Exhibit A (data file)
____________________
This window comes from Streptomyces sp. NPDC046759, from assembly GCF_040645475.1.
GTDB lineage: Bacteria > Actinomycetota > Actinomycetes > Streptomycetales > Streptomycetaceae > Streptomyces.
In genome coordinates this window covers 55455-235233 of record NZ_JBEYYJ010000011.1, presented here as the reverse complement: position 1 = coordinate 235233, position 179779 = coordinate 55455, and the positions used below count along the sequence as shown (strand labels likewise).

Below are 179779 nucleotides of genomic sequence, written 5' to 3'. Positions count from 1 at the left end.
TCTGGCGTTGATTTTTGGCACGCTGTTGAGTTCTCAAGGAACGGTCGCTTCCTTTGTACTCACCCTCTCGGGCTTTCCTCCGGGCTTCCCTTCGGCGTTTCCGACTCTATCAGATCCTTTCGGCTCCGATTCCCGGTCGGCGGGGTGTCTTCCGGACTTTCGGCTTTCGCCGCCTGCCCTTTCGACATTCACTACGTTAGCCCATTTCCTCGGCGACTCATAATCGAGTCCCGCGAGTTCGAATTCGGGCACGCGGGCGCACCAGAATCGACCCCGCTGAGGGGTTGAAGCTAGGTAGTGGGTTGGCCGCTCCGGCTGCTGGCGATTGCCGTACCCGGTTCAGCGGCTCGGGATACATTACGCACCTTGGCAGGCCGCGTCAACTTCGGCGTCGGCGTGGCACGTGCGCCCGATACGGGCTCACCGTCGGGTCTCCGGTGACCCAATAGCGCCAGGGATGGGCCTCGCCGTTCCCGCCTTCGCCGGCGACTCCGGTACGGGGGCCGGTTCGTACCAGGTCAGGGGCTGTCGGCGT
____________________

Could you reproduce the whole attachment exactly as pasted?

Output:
This window comes from Streptomyces sp. NPDC046759, from assembly GCF_040645475.1.
GTDB lineage: Bacteria > Actinomycetota > Actinomycetes > Streptomycetales > Streptomycetaceae > Streptomyces.
In genome coordinates this window covers 55455-235233 of record NZ_JBEYYJ010000011.1, presented here as the reverse complement: position 1 = coordinate 235233, position 179779 = coordinate 55455, and the positions used below count along the sequence as shown (strand labels likewise).

Below are 179779 nucleotides of genomic sequence, written 5' to 3'. Positions count from 1 at the left end.
TCTGGCGTTGATTTTTGGCACGCTGTTGAGTTCTCAAGGAACGGTCGCTTCCTTTGTACTCACCCTCTCGGGCTTTCCTCCGGGCTTCCCTTCGGCGTTTCCGACTCTATCAGATCCTTTCGGCTCCGATTCCCGGTCGGCGGGGTGTCTTCCGGACTTTCGGCTTTCGCCGCCTGCCCTTTCGACATTCACTACGTTAGCCCATTTCCTCGGCGACTCATAATCGAGTCCCGCGAGTTCGAATTCGGGCACGCGGGCGCACCAGAATCGACCCCGCTGAGGGGTTGAAGCTAGGTAGTGGGTTGGCCGCTCCGGCTGCTGGCGATTGCCGTACCCGGTTCAGCGGCTCGGGATACATTACGCACCTTGGCAGGCCGCGTCAACTTCGGCGTCGGCGTGGCACGTGCGCCCGATACGGGCTCACCGTCGGGTCTCCGGTGACCCAATAGCGCCAGGGATGGGCCTCGCCGTTCCCGCCTTCGCCGGCGACTCCGGTACGGGGGCCGGTTCGTACCAGGTCAGGGGCTGTCGGCGT